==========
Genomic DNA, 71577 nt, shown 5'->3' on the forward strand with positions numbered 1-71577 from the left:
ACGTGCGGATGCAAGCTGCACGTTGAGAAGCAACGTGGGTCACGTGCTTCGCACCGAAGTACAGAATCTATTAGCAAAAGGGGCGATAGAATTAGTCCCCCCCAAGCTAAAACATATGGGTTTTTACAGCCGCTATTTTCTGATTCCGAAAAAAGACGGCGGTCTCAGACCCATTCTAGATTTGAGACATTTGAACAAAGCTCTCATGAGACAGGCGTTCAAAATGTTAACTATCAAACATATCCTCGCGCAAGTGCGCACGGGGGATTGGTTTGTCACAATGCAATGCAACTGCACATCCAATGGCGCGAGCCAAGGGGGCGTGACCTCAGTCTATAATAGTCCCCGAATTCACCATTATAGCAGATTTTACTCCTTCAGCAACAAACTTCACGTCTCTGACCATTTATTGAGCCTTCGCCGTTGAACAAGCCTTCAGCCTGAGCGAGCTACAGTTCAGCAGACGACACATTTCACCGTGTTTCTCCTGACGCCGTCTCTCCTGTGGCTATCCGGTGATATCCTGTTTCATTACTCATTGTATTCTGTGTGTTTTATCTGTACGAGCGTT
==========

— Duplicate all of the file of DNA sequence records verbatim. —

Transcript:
Genomic DNA, 71577 nt, shown 5'->3' on the forward strand with positions numbered 1-71577 from the left:
ACGTGCGGATGCAAGCTGCACGTTGAGAAGCAACGTGGGTCACGTGCTTCGCACCGAAGTACAGAATCTATTAGCAAAAGGGGCGATAGAATTAGTCCCCCCCAAGCTAAAACATATGGGTTTTTACAGCCGCTATTTTCTGATTCCGAAAAAAGACGGCGGTCTCAGACCCATTCTAGATTTGAGACATTTGAACAAAGCTCTCATGAGACAGGCGTTCAAAATGTTAACTATCAAACATATCCTCGCGCAAGTGCGCACGGGGGATTGGTTTGTCACAATGCAATGCAACTGCACATCCAATGGCGCGAGCCAAGGGGGCGTGACCTCAGTCTATAATAGTCCCCGAATTCACCATTATAGCAGATTTTACTCCTTCAGCAACAAACTTCACGTCTCTGACCATTTATTGAGCCTTCGCCGTTGAACAAGCCTTCAGCCTGAGCGAGCTACAGTTCAGCAGACGACACATTTCACCGTGTTTCTCCTGACGCCGTCTCTCCTGTGGCTATCCGGTGATATCCTGTTTCATTACTCATTGTATTCTGTGTGTTTTATCTGTACGAGCGTT